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To that end, ICE Director John Morton announced in June 2010 that the agency had reached an agreement with Corrections Corporation of America (CCA) — the largest contractor for ICE — to “soften” confinement at nine immigrant detention facilities, covering more than 7,100 beds.
Those facilities were to be designed to offer freer movement for detainees and be equipped with “hanging plants, flower baskets, new paint colors, different bedding and furniture.” In addition, detainees would be provided access to self-serve beverages, cooking, exercise and art classes, bingo, and continental breakfast on the weekends.
At the time of that deal, ICE spokesman Brian Hale said it was ICE’s long-term goal to provide similar types of reforms with the remainder of ICE’s contracted facilities, a 30,000-bed detention system, mostly owned by state and local governments.
Not surprisingly, ICE’s revised detainment standards have sparked a heavy mixture of both disbelief and outrage, given that many of the perks being provided are not even given to American citizen prisoners.
Moreover, the president of the AFGE Council 118/ICE — the union that represents 7,000 ICE agents — has called the changes “absolutely insane,” arguing that it makes for an unsafe environment given that local prosecutors, lacking resources, often just “dump criminal aliens into ICE custody.”
Republican Representative Lamar Smith, chairman of the House Judiciary Committee, has called the new requirements a “hospitality guideline for illegal immigrants,” adding that the Obama administration “goes beyond common sense to accommodate illegal immigrants and treats them better than citizens in federal custody … it’s just part of a broader pattern made to reward lawbreakers.”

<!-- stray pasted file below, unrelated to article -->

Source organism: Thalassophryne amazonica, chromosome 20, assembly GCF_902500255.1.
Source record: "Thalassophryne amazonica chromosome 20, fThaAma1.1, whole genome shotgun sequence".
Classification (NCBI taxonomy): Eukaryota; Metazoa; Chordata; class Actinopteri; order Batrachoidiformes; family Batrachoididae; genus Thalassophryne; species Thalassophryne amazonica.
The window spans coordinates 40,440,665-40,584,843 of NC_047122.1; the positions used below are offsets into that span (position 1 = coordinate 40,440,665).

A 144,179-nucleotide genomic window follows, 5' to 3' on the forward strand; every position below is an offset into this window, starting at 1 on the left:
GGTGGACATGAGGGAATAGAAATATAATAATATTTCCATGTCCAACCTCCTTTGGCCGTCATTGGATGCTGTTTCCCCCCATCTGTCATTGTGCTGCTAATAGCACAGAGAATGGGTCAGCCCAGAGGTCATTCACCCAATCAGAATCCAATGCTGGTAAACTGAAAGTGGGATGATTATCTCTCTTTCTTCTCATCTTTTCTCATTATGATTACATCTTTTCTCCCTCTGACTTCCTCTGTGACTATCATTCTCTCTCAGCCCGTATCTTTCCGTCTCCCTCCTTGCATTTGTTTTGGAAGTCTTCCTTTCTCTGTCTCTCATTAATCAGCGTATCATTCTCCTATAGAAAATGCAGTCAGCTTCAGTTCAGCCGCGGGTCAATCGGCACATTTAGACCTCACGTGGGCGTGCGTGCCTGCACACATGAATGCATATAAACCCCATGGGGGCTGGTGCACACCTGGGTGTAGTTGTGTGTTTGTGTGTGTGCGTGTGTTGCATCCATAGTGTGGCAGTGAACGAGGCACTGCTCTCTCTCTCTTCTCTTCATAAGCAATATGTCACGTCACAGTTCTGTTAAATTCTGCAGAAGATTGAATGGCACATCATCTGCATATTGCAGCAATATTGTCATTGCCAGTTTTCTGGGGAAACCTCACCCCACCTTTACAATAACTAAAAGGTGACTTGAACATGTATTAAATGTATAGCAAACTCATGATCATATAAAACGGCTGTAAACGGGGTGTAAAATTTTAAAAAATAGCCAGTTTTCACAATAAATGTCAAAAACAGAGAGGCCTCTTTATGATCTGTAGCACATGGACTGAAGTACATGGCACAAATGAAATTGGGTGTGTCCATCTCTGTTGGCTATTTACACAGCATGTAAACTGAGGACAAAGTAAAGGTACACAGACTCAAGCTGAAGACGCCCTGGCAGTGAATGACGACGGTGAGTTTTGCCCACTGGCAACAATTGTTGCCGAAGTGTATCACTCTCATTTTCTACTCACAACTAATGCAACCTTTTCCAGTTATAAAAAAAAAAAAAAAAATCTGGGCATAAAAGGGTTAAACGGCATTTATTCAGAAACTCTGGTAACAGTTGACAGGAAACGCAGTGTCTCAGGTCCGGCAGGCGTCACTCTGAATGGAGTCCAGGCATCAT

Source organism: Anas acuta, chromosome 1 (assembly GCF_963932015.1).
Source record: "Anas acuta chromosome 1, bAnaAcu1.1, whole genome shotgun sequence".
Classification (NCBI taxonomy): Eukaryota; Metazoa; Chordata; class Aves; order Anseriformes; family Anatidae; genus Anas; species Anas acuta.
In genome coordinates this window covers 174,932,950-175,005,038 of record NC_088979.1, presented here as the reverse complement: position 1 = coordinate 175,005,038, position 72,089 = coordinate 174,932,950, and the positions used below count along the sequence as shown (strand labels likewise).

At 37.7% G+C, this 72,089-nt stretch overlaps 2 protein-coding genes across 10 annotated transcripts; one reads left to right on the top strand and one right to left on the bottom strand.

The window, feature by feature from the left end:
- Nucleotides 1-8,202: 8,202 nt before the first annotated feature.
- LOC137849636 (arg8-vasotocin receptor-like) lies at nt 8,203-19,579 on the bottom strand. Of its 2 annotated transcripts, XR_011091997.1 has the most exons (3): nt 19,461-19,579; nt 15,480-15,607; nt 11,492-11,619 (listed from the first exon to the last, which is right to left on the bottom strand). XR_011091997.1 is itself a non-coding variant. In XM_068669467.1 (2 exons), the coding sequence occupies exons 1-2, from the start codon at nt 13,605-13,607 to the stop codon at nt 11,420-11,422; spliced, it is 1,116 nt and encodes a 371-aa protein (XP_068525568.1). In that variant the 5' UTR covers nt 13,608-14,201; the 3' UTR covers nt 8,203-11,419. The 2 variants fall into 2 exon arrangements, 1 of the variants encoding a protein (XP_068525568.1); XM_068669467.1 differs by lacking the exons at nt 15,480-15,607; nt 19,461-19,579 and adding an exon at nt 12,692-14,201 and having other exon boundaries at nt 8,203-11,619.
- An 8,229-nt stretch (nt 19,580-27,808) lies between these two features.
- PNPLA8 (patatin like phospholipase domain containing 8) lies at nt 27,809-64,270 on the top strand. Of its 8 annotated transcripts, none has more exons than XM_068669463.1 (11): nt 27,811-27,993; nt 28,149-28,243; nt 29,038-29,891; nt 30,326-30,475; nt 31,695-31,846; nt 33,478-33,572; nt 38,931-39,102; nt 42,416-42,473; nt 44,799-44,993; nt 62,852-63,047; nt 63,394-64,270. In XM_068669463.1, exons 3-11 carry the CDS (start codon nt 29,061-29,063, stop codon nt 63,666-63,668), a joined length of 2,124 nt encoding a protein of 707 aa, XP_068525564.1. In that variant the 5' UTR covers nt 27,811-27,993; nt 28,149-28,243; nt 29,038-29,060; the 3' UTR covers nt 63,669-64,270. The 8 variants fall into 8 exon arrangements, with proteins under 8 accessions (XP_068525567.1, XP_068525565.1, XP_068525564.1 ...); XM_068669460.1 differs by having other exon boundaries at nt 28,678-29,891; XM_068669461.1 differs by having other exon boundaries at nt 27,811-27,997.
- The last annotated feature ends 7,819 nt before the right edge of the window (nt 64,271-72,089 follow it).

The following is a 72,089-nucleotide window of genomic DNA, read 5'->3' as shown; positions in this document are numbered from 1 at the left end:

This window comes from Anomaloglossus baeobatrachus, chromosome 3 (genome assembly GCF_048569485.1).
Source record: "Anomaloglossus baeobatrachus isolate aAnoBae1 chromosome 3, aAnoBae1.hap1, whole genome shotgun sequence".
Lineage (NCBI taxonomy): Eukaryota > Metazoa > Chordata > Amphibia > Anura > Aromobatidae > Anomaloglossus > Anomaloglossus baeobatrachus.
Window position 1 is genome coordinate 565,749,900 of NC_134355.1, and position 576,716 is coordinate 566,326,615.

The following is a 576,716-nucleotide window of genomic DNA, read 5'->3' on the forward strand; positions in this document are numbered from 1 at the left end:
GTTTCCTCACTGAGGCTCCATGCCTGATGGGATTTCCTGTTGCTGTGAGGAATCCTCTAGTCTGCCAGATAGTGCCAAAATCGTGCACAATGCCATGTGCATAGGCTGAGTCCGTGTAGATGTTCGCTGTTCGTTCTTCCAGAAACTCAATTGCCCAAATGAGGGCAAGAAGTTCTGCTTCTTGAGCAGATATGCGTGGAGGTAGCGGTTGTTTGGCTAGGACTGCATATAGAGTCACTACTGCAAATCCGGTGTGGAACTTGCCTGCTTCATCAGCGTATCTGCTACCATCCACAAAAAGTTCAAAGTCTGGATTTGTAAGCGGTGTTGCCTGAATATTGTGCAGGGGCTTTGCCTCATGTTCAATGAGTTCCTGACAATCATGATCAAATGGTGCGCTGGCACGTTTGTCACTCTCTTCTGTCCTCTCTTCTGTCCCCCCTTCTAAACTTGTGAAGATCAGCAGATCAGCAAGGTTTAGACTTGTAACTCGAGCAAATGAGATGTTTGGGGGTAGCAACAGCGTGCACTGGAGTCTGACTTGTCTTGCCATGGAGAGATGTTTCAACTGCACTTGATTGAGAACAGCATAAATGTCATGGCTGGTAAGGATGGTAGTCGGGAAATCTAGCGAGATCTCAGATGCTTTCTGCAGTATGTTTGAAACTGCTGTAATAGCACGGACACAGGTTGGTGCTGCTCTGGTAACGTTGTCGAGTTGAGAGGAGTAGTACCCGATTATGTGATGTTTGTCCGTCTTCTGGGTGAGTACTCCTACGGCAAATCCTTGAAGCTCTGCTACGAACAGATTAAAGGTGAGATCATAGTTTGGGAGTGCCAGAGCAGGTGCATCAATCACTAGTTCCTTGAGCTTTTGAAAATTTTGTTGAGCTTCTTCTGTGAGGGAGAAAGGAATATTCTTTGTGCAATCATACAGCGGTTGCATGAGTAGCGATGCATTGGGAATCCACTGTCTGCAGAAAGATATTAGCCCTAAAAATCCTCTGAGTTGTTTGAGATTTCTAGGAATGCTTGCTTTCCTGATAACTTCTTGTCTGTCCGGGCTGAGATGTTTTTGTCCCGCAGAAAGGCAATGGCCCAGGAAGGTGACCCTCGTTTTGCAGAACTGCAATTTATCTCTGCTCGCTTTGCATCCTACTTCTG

That broader pattern by the Obama administration to accommodate immigration lawbreakers was on display only weeks prior to the release of PBNSD 2011 when Andrew Lorenz-Strait was appointed by DHS Secretary Janet Napolitano as ICE’s first “public advocate” for illegal aliens.
The position of a taxpayer-funded public advocate — the nation’s first — was created by the Obama administration to handle questions and complaints by illegal aliens over the various changes the DHS has made in the past year concerning the way immigration authorities determine which undocumented immigrants are deported.
Lorenz-Strait’s appointment was shortly followed by DHS plans to eliminate 287(g), a program that allows local police to be trained and deputized to enforce immigration law.
Instead, DHS plans to replace 287(g) with Secure Communities, a program that allows ICE agents to screen inmates in county jails to detect and deport illegal immigrants by checking their fingerprints against immigration databases.
However, Republican Representative Duncan Hunter has called it an uneven trade-off, saying, “This is, cutting loose one program that deals directly with enforcement, the way it should be, and bringing in another program that goes after repeat offenders.”
To be fair, even if illegal aliens are identified, their chances of actually being deported are becoming increasingly remote. Deportation cases filed by the Obama administration are on pace in 2012 to be a nearly 30,000-person drop in deportations from 2011. Moreover, the increase in the length of time it takes to deport an illegal immigrant has gone from 230 days in 2009 to 302 days in 2011, a 31 percent increase.
Of course, for an illegal alien — given ICE’s commitment to enhance the hospitality of its detention facilities — the extended time here will at least be a pleasant stay.
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